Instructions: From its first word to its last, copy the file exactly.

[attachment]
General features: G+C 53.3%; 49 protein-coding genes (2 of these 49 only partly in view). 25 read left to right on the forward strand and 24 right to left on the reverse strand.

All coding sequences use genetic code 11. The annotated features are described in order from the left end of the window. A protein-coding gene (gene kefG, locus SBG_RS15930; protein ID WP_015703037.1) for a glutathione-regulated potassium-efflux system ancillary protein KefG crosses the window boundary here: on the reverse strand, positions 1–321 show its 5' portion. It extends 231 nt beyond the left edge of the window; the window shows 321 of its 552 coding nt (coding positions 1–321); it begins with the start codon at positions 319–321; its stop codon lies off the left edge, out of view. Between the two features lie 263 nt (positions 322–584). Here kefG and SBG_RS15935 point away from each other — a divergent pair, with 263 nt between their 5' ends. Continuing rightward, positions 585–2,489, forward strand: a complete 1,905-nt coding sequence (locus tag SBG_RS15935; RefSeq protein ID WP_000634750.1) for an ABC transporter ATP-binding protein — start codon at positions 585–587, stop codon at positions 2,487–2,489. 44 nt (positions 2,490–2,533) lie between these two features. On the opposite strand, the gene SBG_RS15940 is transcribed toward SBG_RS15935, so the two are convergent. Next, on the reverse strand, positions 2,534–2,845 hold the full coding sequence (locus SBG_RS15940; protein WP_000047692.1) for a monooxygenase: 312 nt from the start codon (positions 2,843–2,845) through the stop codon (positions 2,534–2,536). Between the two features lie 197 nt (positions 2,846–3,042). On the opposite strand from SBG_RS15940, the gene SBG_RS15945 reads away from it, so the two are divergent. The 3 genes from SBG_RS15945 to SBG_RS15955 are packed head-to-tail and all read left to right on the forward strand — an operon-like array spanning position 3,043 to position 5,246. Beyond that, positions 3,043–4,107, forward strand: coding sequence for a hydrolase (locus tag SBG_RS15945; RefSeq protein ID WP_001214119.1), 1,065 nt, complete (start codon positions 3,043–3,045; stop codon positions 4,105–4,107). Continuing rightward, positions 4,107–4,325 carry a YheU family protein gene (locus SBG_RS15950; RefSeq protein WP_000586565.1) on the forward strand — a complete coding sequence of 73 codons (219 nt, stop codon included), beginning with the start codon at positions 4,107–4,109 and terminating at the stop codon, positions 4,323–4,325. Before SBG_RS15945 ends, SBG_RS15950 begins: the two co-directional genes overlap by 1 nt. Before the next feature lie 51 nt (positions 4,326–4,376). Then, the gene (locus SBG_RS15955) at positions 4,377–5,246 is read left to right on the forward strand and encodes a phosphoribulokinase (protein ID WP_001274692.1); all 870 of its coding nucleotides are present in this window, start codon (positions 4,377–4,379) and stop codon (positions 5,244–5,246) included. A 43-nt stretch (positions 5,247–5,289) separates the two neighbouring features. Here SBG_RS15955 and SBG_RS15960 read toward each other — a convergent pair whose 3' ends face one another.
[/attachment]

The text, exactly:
General features: G+C 53.3%; 49 protein-coding genes (2 of these 49 only partly in view). 25 read left to right on the forward strand and 24 right to left on the reverse strand.

All coding sequences use genetic code 11. The annotated features are described in order from the left end of the window. A protein-coding gene (gene kefG, locus SBG_RS15930; protein ID WP_015703037.1) for a glutathione-regulated potassium-efflux system ancillary protein KefG crosses the window boundary here: on the reverse strand, positions 1–321 show its 5' portion. It extends 231 nt beyond the left edge of the window; the window shows 321 of its 552 coding nt (coding positions 1–321); it begins with the start codon at positions 319–321; its stop codon lies off the left edge, out of view. Between the two features lie 263 nt (positions 322–584). Here kefG and SBG_RS15935 point away from each other — a divergent pair, with 263 nt between their 5' ends. Continuing rightward, positions 585–2,489, forward strand: a complete 1,905-nt coding sequence (locus tag SBG_RS15935; RefSeq protein ID WP_000634750.1) for an ABC transporter ATP-binding protein — start codon at positions 585–587, stop codon at positions 2,487–2,489. 44 nt (positions 2,490–2,533) lie between these two features. On the opposite strand, the gene SBG_RS15940 is transcribed toward SBG_RS15935, so the two are convergent. Next, on the reverse strand, positions 2,534–2,845 hold the full coding sequence (locus SBG_RS15940; protein WP_000047692.1) for a monooxygenase: 312 nt from the start codon (positions 2,843–2,845) through the stop codon (positions 2,534–2,536). Between the two features lie 197 nt (positions 2,846–3,042). On the opposite strand from SBG_RS15940, the gene SBG_RS15945 reads away from it, so the two are divergent. The 3 genes from SBG_RS15945 to SBG_RS15955 are packed head-to-tail and all read left to right on the forward strand — an operon-like array spanning position 3,043 to position 5,246. Beyond that, positions 3,043–4,107, forward strand: coding sequence for a hydrolase (locus tag SBG_RS15945; RefSeq protein ID WP_001214119.1), 1,065 nt, complete (start codon positions 3,043–3,045; stop codon positions 4,105–4,107). Continuing rightward, positions 4,107–4,325 carry a YheU family protein gene (locus SBG_RS15950; RefSeq protein WP_000586565.1) on the forward strand — a complete coding sequence of 73 codons (219 nt, stop codon included), beginning with the start codon at positions 4,107–4,109 and terminating at the stop codon, positions 4,323–4,325. Before SBG_RS15945 ends, SBG_RS15950 begins: the two co-directional genes overlap by 1 nt. Before the next feature lie 51 nt (positions 4,326–4,376). Then, the gene (locus SBG_RS15955) at positions 4,377–5,246 is read left to right on the forward strand and encodes a phosphoribulokinase (protein ID WP_001274692.1); all 870 of its coding nucleotides are present in this window, start codon (positions 4,377–4,379) and stop codon (positions 5,244–5,246) included. A 43-nt stretch (positions 5,247–5,289) separates the two neighbouring features. Here SBG_RS15955 and SBG_RS15960 read toward each other — a convergent pair whose 3' ends face one another.